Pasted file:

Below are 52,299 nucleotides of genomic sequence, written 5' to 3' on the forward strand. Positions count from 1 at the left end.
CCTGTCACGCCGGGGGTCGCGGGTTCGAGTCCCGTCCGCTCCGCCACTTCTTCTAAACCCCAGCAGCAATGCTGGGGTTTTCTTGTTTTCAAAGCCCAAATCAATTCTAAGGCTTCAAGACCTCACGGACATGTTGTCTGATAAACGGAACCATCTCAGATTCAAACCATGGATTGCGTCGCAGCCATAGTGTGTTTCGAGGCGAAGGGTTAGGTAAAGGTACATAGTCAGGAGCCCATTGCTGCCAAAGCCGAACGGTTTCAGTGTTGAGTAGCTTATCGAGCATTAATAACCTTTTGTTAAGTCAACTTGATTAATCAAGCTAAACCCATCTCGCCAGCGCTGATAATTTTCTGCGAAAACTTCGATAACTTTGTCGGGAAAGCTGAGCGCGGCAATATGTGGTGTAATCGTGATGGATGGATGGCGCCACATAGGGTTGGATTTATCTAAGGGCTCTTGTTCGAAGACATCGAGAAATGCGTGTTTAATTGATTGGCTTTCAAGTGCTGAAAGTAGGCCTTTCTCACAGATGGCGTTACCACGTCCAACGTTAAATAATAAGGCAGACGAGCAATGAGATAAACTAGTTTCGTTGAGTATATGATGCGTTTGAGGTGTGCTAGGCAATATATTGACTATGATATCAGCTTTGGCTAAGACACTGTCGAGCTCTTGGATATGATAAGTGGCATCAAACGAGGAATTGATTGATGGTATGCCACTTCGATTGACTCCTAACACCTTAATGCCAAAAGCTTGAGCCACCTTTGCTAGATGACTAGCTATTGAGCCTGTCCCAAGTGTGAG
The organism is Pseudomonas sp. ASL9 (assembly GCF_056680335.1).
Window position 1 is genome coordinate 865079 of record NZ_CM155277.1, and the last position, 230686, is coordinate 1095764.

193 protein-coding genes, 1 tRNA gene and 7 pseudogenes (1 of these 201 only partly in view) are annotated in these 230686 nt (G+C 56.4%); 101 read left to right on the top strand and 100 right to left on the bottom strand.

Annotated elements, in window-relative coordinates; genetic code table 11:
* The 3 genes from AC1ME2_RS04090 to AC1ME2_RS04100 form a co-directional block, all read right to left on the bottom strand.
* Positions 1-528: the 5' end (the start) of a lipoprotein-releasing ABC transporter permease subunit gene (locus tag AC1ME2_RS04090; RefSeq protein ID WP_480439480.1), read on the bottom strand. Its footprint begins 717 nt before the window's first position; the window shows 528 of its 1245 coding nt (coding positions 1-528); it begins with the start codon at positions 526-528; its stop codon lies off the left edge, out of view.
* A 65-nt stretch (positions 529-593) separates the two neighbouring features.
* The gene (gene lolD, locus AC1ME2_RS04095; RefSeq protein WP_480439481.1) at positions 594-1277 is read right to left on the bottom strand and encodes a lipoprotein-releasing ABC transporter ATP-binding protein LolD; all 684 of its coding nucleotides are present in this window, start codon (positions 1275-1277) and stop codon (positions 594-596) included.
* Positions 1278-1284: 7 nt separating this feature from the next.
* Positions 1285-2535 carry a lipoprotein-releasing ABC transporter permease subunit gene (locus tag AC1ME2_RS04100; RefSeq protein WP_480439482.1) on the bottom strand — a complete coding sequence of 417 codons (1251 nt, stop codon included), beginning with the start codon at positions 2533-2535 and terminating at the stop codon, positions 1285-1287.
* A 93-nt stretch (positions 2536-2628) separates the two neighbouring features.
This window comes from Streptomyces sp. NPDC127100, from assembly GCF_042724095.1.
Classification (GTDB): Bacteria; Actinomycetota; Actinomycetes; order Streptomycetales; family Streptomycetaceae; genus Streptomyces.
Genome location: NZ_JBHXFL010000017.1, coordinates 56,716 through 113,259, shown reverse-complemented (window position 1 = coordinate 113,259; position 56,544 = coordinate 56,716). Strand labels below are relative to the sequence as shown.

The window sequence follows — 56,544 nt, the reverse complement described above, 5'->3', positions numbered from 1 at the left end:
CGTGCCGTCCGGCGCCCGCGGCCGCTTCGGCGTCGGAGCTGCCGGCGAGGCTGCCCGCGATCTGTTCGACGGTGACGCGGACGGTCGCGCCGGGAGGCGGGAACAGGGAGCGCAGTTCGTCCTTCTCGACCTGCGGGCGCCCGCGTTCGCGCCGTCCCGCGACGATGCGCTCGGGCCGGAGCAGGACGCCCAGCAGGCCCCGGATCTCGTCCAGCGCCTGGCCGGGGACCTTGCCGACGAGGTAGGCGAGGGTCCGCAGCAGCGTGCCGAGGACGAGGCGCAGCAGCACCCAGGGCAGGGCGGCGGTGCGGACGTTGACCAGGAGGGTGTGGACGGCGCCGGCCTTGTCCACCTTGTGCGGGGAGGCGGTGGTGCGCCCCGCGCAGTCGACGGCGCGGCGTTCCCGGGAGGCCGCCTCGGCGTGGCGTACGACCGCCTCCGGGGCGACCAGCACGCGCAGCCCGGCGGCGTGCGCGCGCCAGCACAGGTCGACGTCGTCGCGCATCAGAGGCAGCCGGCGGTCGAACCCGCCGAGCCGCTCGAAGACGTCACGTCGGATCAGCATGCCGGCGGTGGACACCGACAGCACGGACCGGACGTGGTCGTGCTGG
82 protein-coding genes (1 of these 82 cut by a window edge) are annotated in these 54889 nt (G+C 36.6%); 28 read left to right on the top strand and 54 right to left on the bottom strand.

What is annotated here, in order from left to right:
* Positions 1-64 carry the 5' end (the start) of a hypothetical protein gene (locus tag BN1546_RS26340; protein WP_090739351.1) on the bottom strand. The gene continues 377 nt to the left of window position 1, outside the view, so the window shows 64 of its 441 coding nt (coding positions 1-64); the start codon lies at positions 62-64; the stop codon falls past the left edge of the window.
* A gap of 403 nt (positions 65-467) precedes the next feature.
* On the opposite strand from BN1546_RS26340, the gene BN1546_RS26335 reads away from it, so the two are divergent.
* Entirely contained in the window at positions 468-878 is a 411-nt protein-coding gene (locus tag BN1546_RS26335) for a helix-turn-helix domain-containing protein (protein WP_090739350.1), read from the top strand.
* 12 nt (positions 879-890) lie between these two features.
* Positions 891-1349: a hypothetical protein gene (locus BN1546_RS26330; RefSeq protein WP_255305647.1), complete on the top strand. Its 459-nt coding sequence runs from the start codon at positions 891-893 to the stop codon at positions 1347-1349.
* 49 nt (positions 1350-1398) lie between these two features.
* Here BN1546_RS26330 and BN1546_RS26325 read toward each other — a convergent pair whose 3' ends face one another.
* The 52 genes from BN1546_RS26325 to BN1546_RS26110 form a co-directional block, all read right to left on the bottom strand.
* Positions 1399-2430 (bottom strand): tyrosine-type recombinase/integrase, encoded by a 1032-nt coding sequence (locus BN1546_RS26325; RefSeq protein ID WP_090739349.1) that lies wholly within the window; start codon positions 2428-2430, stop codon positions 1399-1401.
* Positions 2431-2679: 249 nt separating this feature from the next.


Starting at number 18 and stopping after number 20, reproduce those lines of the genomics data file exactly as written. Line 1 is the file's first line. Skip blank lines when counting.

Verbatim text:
CGTGCCGTCCGGCGCCCGCGGCCGCTTCGGCGTCGGAGCTGCCGGCGAGGCTGCCCGCGATCTGTTCGACGGTGACGCGGACGGTCGCGCCGGGAGGCGGGAACAGGGAGCGCAGTTCGTCCTTCTCGACCTGCGGGCGCCCGCGTTCGCGCCGTCCCGCGACGATGCGCTCGGGCCGGAGCAGGACGCCCAGCAGGCCCCGGATCTCGTCCAGCGCCTGGCCGGGGACCTTGCCGACGAGGTAGGCGAGGGTCCGCAGCAGCGTGCCGAGGACGAGGCGCAGCAGCACCCAGGGCAGGGCGGCGGTGCGGACGTTGACCAGGAGGGTGTGGACGGCGCCGGCCTTGTCCACCTTGTGCGGGGAGGCGGTGGTGCGCCCCGCGCAGTCGACGGCGCGGCGTTCCCGGGAGGCCGCCTCGGCGTGGCGTACGACCGCCTCCGGGGCGACCAGCACGCGCAGCCCGGCGGCGTGCGCGCGCCAGCACAGGTCGACGTCGTCGCGCATCAGAGGCAGCCGGCGGTCGAACCCGCCGAGCCGCTCGAAGACGTCACGTCGGATCAGCATGCCGGCGGTGGACACCGACAGCACGGACCGGACGTGGTCGTGCTGG
82 protein-coding genes (1 of these 82 cut by a window edge) are annotated in these 54889 nt (G+C 36.6%); 28 read left to right on the top strand and 54 right to left on the bottom strand.

What is annotated here, in order from left to right: